Enforcing Family Law Financial Disclosure has become a priority for family courts across Canada. Our Enforcing Family Law Financial Disclosure lawyers have been a the forefront in stamping out failures to disclose in family law cases and we hold several precedents and records for enforcing family law financial disclosure.
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Our firm recently set a record for fines for non disclosure and non compliance with court orders. Past wins for enforcing disclosure and breaches of support payments included cases where record special costs of $1.5 million were ordered and where a lying spouse who failed to pay support received a 6 month jail sentence and was ordered to pay costs in the hundreds of thousands to our client.
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“Non-disclosure of assets is the cancer of matrimonial property litigation.” (Cunha, BCSC 1994)
Powerful statement from the Court (especially in 1994!) regarding financial disclosure. But has this statement held up since then? You bet it has! Especially when it comes to the Courts awarding costs for failure to provide financial disclosure.
In a previous article Calgary Alberta Family Lawyers Financial Disclosure , we discussed the importance of financial disclosure in family law matters generally, including the Supreme Court of Canada’s statement that each party has a “duty to make full and honest disclosure of all relevant financial information”, and that the failure to do so may affect the validity and enforceability of any Separation Agreement reached between the parties (Rick v. Brandsema  1 SCR 295).
In a further article Family Company Financial Disclosure Lawyers, we discussed the increased financial disclosure obligation (for child support purposes) if you earn income through self-employment or a closely held corporation, including the obligation to provide a reasonable explanation for all expense deductions from income (Sweezey v. Sweezey, 2016 ABQB 131; Cunningham v. Seveny, 2017 ABCA 4; Zdyb v. Zdyb, 2017 ABQB 44).
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But what if you don’t provide this financial disclosure when requested (or worse, Court-ordered) to do so? How have the Courts dealt with the situation of the failure to provide financial disclosure. Three (3) cases from Ontario and Alberta indicate the possible consequences.
Jail and Fines
In Ontario, at a 2020 contempt hearing (see: Horrocks v. McConville, 2022 ONSC 6885), where a husband (allegedly!) burnt in excess of $1M cash in two bonfires ‘out of frustration with divorce proceedings’ (and therefore could not produce financial disclosure for such money), was jailed for 30 days for violating a Court Order not to divest property and fined $2,000 a day until he provided financial disclosure (particularly as to where the $1M cash went). The ex-wife was awarded $6,000 in costs and also granted a protective Restraining Order.
Significant Court Costs
In another Ontario case (see: Knight v. Knight, 2019 ONCA 538), the Ontario Court of Appeal upheld the Trial Judge’s decision to order $490,000 costs against an ex-husband, approx. $168,000 of which related to the costs of chasing financial disclosure.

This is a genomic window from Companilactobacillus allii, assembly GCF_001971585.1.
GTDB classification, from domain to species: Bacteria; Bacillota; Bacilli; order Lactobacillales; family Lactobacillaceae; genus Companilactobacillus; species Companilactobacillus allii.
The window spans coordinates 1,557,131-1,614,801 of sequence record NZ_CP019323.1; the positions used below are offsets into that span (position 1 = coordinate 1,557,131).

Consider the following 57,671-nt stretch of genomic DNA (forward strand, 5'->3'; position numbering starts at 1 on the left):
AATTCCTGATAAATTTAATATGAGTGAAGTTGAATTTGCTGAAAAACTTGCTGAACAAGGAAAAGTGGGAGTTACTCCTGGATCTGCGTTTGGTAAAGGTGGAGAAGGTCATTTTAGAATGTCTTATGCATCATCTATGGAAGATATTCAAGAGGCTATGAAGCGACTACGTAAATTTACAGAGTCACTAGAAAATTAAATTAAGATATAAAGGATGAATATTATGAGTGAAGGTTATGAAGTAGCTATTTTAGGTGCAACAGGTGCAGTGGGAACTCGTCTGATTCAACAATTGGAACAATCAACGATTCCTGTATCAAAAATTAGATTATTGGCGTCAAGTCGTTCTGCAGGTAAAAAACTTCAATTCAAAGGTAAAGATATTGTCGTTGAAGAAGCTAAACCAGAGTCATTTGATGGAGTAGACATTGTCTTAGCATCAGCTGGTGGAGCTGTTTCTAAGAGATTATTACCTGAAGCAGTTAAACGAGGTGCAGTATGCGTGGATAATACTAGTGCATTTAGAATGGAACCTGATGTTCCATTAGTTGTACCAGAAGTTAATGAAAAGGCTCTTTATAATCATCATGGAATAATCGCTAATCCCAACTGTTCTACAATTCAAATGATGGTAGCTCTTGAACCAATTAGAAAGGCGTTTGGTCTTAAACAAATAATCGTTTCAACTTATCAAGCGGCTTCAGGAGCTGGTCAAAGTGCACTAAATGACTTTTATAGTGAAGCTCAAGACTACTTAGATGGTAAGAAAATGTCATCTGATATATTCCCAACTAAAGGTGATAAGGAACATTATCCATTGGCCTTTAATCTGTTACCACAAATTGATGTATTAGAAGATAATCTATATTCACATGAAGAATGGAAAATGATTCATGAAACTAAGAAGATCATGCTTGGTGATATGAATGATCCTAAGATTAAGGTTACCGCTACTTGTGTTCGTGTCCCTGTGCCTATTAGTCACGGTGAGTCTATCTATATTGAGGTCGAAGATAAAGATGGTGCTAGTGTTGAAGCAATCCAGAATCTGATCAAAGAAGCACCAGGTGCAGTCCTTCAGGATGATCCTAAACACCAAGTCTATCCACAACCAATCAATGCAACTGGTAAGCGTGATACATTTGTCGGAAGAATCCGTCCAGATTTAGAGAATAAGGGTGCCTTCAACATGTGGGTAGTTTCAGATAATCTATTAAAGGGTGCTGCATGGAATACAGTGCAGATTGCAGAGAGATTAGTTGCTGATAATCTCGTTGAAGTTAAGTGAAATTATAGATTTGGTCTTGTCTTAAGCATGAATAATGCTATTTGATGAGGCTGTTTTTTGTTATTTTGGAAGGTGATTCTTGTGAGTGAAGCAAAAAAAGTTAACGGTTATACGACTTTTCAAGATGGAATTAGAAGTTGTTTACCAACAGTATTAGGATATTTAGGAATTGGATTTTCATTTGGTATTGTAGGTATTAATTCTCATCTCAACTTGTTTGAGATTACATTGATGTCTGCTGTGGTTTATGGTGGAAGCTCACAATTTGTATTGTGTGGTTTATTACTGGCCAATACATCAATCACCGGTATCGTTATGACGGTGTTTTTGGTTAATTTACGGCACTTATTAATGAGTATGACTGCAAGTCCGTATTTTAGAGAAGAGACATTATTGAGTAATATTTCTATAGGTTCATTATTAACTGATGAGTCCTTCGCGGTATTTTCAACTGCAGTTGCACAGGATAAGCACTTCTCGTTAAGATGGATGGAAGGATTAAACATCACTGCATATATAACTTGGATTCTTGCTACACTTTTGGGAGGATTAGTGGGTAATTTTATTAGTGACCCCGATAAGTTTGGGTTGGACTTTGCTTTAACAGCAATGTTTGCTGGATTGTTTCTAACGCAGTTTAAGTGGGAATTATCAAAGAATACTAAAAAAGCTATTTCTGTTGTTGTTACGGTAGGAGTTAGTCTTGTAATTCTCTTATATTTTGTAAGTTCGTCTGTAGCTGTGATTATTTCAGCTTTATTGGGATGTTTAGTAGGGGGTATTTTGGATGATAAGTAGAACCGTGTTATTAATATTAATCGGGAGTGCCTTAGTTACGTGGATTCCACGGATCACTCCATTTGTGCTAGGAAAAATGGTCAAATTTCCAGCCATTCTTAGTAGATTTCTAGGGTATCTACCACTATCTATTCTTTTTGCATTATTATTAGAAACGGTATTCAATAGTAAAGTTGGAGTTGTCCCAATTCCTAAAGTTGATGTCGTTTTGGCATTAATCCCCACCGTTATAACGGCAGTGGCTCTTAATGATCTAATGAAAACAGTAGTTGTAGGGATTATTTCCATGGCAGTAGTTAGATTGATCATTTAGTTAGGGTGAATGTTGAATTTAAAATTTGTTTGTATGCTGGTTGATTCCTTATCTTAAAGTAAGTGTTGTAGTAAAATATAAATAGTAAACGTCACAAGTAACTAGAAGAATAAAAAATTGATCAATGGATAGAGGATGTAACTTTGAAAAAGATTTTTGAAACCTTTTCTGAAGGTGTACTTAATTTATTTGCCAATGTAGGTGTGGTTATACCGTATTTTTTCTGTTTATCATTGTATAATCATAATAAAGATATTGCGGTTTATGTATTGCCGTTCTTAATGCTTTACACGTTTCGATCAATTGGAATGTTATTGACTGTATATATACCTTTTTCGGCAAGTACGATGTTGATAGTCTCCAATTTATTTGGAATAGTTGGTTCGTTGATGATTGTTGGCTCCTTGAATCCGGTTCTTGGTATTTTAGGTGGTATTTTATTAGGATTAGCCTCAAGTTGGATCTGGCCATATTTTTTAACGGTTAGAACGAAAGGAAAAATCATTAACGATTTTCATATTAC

In Alberta, in 2021 (see: Foley v. Leavitt, ABQB 2021 875), on a child support application, the Court imposed solicitor/client costs (usually reserved for only the most extreme situations involving “reprehensible, scandalous, or outrageous conduct”) against a father who (while partially successful on the application) had to be forced to comply with a Court Order to meet his financial disclosure obligations. Justice R.E. Nixon stated (at para.’s 5 -7):
“The usual outcome is that the successful party will receive costs as per Rule 10.29 (1)… In terms of the positions at the family special, and the issues, I do not find that solicitor-client costs are deserved beyond the period of non-disclosure by Mr. Leavitt, which is egregious conduct by him and made this application much more expensive. In terms of the issues argued, … (t)here was thus divided success. I have to consider that, as well as the fact that there was confusion arising from some of Mr. Foley’s financial disclosure which hampered both and the court resolution.”
Current State Of Enforcing Family Law Financial Disclosure
So, has the above statement in Cunha held up? Perhaps we should look at the whole statement made by British Columbia Supreme Court Justice Fraser (see: Cunha v. Cunha, 1994 CarswellBC 509, at para. 9):
“Non-disclosure of assets is the cancer of matrimonial property litigation. It discourages settlement or promotes settlements which are inadequate. It increases the time and expense of litigation. The prolonged stress of unnecessary battle may lead weary and drained women simply to give up and walk away with only a share of the assets they know about, taking with them the bitter aftertaste of a reasonably-based suspicion that justice was not done. Non-disclosure also has a tendency to deprive children of proper support.”
Wow! Somewhat prophetic, especially given the recent comments of the Supreme Court of Canada regarding financial disclosure in cases such as Michel and Colucci (2021 SCC 24, at para. 48)
“Simply stated, disclosure is the linchpin on which fair child support depends and the relevant legal tests must encourage the timely provision of necessary information.”
So, as we have repeatedly stated, full financial disclosure is one of the major principles (‘pillars’) of family law in Canada – it allows for: honesty and transparency regarding finances; saves both parties time, money and stress of litigation, and; provides a sense that justice was done.
No wonder Courts are becoming increasingly aggressive towards parties taking a ‘cavalier’ approach to financial disclosure.
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